Without a clear understanding of how search results are served up, consumers are more inclined to click on the result that appears first, believing it to be the most relevant option.
With 54% of consumers saying they trust websites more that appear at the top of the SERP, this isn’t just an assumption.
Consumers feel misled by the websites they find in the search engine results
51% of consumers say that when searching for information on a product, they sometimes feel misled by one of the websites in the search results.
An additional 1-in-4 report feeling misled “often” or “always.”
Even further, 25% also say they often end up somewhere unexpected that does not provide them with what they were looking for when clicking on a search result.
“Against a backdrop where consumers have increasingly high expectations of the brands they do business with, and are holding them to equally high standards, companies must ensure that the entirety of the experiences they provide meet customer expectations,” said Dave Naffziger CEO of Brandverity.
“As these findings show, a general uncertainty of how search engines work, combined with the significant occurrence of poor online experiences, mean oversight of paid search programs is more important than ever for brands today.”
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Dwell time is one of those ranking factors which is proven to impact your overall site’s SEO.
It is a user-based metric that refers to the period or length of time that a user spends on a page after a click. It is not the most talked-about metric. But it is an important measurement that every marketer should be paying attention to.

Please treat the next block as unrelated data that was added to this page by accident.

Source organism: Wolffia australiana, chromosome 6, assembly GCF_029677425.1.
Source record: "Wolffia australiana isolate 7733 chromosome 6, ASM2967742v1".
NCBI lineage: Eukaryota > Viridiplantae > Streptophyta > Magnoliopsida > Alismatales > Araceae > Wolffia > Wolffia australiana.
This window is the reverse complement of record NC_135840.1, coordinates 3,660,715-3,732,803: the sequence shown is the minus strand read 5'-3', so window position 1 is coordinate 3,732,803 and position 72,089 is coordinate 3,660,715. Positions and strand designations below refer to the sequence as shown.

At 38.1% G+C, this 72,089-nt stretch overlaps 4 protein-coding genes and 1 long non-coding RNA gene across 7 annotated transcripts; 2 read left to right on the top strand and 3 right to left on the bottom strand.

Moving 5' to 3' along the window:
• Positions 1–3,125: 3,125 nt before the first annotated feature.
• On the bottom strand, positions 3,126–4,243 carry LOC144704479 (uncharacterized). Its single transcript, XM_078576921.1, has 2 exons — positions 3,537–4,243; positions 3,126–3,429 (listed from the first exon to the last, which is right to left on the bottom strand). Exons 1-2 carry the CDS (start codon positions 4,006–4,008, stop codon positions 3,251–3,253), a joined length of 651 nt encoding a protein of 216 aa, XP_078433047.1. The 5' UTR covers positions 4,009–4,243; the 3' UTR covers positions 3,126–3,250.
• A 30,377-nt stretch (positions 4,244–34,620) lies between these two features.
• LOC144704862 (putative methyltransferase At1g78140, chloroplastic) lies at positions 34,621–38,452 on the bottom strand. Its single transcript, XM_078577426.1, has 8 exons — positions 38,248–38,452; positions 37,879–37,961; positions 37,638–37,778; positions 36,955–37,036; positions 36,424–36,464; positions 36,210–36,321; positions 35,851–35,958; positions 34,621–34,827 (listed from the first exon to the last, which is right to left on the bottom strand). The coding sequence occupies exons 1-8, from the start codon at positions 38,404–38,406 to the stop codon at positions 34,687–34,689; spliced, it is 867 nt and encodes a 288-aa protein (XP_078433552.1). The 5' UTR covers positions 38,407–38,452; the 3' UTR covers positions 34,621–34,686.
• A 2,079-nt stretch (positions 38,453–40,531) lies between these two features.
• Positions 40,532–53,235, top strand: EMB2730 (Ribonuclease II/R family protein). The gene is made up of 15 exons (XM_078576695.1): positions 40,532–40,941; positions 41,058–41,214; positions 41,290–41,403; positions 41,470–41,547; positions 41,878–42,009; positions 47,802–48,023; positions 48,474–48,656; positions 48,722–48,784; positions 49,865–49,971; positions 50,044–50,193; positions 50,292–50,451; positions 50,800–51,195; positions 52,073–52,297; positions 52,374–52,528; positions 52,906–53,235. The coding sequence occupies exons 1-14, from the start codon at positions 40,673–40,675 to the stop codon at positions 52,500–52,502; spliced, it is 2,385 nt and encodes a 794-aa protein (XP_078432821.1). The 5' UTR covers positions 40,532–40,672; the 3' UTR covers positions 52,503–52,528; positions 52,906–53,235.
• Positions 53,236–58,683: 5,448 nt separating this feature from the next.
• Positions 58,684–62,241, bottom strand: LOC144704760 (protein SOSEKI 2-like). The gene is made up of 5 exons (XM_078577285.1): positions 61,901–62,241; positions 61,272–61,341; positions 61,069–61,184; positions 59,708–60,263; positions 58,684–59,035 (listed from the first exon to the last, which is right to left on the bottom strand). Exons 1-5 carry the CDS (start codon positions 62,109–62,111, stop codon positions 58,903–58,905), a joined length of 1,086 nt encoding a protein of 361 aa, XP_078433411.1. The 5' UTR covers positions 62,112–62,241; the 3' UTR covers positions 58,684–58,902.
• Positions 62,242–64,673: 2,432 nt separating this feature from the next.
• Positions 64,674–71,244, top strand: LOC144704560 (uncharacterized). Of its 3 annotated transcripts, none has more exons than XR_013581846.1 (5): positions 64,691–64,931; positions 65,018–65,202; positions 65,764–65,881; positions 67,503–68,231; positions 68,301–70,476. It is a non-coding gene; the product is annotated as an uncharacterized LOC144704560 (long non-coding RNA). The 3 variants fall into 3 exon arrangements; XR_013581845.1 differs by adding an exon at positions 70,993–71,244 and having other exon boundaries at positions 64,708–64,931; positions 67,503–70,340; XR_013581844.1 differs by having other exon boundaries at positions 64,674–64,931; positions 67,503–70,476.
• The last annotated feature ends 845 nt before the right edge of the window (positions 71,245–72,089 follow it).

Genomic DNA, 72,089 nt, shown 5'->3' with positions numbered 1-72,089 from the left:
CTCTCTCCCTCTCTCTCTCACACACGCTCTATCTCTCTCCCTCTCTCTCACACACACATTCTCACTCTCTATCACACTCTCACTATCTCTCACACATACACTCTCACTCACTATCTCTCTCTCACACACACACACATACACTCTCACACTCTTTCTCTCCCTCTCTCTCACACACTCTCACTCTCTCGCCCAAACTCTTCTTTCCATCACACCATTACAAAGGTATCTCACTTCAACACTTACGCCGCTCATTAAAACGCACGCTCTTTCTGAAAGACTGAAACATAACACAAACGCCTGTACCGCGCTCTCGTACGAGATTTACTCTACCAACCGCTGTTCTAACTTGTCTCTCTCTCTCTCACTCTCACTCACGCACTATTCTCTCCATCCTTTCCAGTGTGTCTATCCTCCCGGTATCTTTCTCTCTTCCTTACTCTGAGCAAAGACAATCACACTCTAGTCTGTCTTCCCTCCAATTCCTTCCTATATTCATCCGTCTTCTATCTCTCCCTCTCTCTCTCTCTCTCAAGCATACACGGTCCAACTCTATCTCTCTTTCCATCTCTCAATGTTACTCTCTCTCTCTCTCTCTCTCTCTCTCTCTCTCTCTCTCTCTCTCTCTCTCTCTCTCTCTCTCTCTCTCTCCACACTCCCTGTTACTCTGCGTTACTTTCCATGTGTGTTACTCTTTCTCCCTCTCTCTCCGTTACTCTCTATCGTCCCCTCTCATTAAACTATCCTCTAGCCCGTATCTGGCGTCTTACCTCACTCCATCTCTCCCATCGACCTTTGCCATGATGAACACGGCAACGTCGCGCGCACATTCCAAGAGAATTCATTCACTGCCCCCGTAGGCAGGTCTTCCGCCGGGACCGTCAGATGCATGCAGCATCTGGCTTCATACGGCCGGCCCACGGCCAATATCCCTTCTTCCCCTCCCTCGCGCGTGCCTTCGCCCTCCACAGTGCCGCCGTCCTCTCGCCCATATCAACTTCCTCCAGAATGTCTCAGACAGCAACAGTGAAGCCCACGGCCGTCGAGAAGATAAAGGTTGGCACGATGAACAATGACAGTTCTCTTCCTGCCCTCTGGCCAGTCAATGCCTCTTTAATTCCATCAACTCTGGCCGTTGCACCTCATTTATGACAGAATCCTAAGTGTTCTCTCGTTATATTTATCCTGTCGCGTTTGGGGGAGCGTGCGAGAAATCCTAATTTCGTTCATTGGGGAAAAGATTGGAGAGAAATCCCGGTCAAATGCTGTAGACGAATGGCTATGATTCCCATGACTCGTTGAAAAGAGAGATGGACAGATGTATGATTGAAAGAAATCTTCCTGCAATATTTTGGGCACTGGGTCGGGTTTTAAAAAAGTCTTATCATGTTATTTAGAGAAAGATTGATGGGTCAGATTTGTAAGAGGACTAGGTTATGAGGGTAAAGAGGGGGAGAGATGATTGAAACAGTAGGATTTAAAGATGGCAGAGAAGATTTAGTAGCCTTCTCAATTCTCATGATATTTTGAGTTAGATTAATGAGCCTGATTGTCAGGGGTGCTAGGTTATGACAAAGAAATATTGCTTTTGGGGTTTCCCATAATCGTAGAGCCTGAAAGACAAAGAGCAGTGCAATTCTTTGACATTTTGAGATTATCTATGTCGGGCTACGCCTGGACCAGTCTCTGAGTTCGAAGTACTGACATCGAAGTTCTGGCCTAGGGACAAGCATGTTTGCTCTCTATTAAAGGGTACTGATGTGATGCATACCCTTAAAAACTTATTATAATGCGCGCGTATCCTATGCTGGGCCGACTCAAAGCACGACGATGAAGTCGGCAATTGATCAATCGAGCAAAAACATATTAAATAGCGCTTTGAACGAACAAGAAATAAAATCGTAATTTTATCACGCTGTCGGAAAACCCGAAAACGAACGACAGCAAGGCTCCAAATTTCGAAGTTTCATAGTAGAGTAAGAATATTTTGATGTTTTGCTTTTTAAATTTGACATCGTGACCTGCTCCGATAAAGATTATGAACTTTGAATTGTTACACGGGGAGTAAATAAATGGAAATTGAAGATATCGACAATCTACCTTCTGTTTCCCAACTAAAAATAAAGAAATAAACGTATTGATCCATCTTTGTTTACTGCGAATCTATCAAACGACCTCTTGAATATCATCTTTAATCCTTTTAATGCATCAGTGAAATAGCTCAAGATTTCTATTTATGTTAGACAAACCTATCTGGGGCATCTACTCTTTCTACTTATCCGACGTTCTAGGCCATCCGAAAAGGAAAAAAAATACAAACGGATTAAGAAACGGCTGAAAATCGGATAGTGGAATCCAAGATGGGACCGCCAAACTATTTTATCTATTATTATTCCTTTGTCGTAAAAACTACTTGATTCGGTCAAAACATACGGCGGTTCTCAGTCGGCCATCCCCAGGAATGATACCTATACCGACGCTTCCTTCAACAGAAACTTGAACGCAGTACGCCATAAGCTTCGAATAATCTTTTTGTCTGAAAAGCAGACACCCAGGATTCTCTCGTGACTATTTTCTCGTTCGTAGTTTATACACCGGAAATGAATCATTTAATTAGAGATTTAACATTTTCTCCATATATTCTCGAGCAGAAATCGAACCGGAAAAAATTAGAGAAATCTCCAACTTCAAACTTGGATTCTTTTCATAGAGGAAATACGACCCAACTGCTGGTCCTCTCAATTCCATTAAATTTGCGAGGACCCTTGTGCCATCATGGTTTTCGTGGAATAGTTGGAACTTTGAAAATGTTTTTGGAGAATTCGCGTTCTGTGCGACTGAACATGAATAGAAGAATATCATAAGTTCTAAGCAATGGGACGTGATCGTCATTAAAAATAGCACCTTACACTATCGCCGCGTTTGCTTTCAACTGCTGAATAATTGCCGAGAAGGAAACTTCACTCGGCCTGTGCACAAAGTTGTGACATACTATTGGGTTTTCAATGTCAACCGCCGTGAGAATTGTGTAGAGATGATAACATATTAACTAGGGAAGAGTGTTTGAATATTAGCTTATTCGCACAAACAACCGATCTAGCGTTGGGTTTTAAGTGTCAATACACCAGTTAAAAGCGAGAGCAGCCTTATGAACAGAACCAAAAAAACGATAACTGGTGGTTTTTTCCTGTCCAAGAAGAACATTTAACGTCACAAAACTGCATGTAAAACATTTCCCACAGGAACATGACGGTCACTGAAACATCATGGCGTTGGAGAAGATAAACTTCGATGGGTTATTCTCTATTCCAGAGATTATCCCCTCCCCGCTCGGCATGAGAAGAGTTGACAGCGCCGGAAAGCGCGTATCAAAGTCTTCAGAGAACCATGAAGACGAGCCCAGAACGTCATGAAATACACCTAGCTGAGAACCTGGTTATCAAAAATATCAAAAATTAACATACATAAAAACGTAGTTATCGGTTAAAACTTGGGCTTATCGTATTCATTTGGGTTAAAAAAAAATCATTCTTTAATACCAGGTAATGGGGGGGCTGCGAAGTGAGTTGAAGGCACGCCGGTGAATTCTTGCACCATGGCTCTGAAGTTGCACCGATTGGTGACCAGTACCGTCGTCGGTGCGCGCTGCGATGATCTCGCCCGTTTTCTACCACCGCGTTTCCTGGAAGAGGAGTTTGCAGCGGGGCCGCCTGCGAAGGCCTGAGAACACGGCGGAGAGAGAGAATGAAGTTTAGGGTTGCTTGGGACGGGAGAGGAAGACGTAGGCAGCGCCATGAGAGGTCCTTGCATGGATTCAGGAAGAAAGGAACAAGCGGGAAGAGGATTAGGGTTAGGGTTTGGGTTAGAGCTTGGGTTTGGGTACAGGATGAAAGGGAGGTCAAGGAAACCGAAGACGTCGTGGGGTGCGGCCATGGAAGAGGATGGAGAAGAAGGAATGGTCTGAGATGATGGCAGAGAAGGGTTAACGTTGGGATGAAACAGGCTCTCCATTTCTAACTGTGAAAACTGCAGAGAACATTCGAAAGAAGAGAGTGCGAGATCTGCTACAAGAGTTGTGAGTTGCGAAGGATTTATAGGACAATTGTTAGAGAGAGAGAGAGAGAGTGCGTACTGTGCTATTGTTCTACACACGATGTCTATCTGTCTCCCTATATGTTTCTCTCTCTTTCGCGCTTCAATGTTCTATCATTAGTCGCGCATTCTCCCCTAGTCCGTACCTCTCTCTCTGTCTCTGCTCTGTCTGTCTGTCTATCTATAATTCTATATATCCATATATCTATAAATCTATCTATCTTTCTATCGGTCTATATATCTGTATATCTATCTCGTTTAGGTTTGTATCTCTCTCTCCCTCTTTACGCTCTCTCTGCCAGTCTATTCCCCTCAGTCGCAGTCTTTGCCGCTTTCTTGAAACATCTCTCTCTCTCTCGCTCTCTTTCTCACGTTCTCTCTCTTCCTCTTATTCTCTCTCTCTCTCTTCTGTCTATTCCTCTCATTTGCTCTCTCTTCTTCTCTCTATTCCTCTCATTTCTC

Dwell time is a good indicator that can help in evaluating the quality of your website traffic. However, the results of this metric can be misleading at times.
In this article, we will discover more about dwell time and its relationship with SEO.
What is Dwell Time?
The concept of dwell time was first introduced in 2011 in a Bing article. The blog post written by Duane Forrester indicated how to build quality content. This was the first time that the idea of dwell time was talked about and now it seems that the whole digital marketing community is raving about the concept.
In the blog, dwell time was defined as the actual time duration that a visitor spends on a page before going back to SERPs (Search Engine Results Pages).
Suppose I’m researching “Best digital marketing practices for startups in 2019”, I’ll type this into the search engine box. I’ll likely click on the results that interest me the most. Let’s say it took me 5 minutes to read the article I land on, and after reading the whole article, I return to the SERPs. The time between these two clicks is what dwell time is. So in this instance, 5 minutes is my dwell time.
Longer dwell times are considered as beneficial for businesses. If a person spends one minute or more on your page, then it is considered positive, and it concluded that the visitor is consuming the content. Duane considered it as a good signal. On the other hand, less than a couple of seconds time period is considered a poor result.
It is also important to understand that all three metrics, namely, dwell time, bounce rate, and average time-on-page are indicators of different results. These terms are not interchangeable.